It seems like every company is touting its branding strategy these days, but many of these ideas never make it outside the marketing department. The 2002 Best Practices Study conducted by Prophet, a branding and business consulting firm, found that the concept of brand strategy often receives little more than lip service in many firms. Only a small majority (53%) of the 90 global corporations surveyed had a long-term brand strategy in place. And only 40% of respondents were very satisfied with their company’s strategy. Of those surveyed, 62% cited lack of senior management support as the most pressing threat to a brand’s long-term success. (Marketing Management, 2002) Analysts point out that brands need the full backing of senior management to be an organisation wide driver of business decisions. Merely having a brand strategy is no guarantee of anything; rather the firm must create, support and, most importantly, commit to, a feasible, long term brand strategy.
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Equally important is the integration of brand strategy in the overall business strategy of an organisation. Redefining the role of the traditional marketing function means expanding beyond marketing communications activities, and looking at all of the different ways that an organisation’s brand interacts with and makes an impression on customers, employees, and other stakeholders. A brand 'touchpoint' (Dunn and Davis, 2003) is represented by every action, tactic, or strategy taken to reach a customer or stakeholder. Achieving brand-driven success requires a decided mind shift across the organisation, and to truly transform the company, all employees must understand the brand’s promises and their role in bringing the brand to life within their functional areas. Additionally, the organisation needs to be structured to support, sustain, and develop a brand-based culture. The first step toward this transformation involves educating the employees about the brand and inspiring them to behave in a way that’s consistent with its promise. As such, only when employees understand the brand’s rationale and its emotional components and have the tools and processes to facilitate day-to-day decision making, they will start to develop a lasting connection to the brand, and generate success for the firm.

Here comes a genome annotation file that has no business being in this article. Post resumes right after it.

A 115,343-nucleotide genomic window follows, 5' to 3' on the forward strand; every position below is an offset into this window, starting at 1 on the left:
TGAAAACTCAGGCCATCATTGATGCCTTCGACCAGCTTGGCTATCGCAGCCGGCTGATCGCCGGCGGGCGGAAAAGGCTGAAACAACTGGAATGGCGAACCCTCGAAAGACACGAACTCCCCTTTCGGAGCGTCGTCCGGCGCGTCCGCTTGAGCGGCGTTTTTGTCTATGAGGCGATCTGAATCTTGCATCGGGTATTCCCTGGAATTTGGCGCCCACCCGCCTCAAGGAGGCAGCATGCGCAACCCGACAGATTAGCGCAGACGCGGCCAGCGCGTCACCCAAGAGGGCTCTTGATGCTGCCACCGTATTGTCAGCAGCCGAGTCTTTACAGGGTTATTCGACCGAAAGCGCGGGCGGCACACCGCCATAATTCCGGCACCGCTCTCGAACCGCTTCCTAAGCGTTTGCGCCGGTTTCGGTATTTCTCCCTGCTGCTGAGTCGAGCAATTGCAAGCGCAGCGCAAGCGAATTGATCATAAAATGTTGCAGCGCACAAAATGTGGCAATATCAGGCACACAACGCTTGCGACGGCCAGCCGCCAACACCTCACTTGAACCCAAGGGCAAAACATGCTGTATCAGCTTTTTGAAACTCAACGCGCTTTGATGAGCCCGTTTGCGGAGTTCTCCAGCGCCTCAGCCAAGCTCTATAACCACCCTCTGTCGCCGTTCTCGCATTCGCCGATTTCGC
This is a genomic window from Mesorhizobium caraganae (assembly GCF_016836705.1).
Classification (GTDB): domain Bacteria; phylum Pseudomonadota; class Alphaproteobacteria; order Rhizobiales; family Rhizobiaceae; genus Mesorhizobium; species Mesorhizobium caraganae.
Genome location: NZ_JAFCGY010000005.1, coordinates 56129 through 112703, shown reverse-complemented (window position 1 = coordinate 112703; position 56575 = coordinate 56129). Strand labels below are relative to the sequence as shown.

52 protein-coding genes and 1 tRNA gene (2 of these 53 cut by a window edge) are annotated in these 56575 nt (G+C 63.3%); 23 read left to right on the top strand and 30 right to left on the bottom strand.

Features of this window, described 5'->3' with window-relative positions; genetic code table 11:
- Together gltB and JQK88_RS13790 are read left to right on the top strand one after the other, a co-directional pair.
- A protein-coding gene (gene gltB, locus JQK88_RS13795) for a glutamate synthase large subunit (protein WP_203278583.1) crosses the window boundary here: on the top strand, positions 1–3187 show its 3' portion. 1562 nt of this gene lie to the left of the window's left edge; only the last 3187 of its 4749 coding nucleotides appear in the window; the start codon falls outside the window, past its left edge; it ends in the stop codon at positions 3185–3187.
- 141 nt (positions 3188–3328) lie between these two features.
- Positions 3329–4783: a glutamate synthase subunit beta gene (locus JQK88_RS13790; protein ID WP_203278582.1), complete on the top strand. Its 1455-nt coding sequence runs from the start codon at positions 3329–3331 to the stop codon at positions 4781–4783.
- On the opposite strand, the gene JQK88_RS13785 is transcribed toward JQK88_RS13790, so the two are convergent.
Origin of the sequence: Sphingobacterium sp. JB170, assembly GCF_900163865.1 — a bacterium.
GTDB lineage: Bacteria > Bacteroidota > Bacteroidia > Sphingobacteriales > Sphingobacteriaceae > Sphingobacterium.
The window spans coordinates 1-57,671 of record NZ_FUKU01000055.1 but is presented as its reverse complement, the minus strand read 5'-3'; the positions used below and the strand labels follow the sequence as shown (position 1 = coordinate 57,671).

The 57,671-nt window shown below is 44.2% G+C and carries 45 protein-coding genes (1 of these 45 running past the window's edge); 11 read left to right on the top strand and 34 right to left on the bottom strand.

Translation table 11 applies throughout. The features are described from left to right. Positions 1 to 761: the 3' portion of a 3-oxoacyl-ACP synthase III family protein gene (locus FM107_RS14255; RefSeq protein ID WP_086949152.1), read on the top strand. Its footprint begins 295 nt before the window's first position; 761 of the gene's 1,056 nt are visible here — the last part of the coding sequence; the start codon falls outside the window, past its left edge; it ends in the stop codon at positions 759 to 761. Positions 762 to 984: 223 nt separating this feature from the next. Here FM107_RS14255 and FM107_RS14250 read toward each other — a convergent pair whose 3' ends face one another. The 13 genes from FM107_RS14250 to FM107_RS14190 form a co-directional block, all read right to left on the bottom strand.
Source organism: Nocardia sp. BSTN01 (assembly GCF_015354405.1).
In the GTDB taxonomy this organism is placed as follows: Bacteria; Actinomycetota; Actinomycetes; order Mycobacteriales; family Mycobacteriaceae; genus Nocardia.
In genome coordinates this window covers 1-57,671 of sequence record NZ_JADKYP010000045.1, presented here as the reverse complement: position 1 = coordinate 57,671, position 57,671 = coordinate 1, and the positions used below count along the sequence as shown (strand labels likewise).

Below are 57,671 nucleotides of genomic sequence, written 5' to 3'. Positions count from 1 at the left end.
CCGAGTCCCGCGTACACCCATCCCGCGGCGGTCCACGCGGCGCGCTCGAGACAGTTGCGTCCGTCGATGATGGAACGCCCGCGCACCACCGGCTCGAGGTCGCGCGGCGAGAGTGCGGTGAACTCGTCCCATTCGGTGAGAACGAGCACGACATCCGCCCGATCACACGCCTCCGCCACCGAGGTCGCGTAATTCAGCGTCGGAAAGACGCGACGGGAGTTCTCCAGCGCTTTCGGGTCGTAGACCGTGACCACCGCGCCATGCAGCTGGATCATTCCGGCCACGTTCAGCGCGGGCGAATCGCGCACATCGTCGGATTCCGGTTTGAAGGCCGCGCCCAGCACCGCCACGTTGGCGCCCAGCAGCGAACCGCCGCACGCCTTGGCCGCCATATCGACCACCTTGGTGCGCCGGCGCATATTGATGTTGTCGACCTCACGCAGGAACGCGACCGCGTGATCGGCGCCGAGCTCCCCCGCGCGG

Gombeski Jr. et al (2002) take the example of branding and positioning strategies for physicians and healthcare organisations in the U.S. As healthcare becomes more market- and consumer-driven, many physicians and physician groups have become affiliated with healthcare systems, and as a result, there is a growing interest in creating a brand around physician groups integrated into healthcare systems. Consumers still indicate they are influenced most by choice of physician when selecting a healthcare facility, so branding physician groups can be an effective way to substantively differentiate one system from another. Physicians can be branded in a variety of ways, with some hospitals and systems only permitting their owned practices to carry the organisations brand name. For some, only the core group of doctors uses the brand name, whilst others allow any physician associated with the system to use the brand name.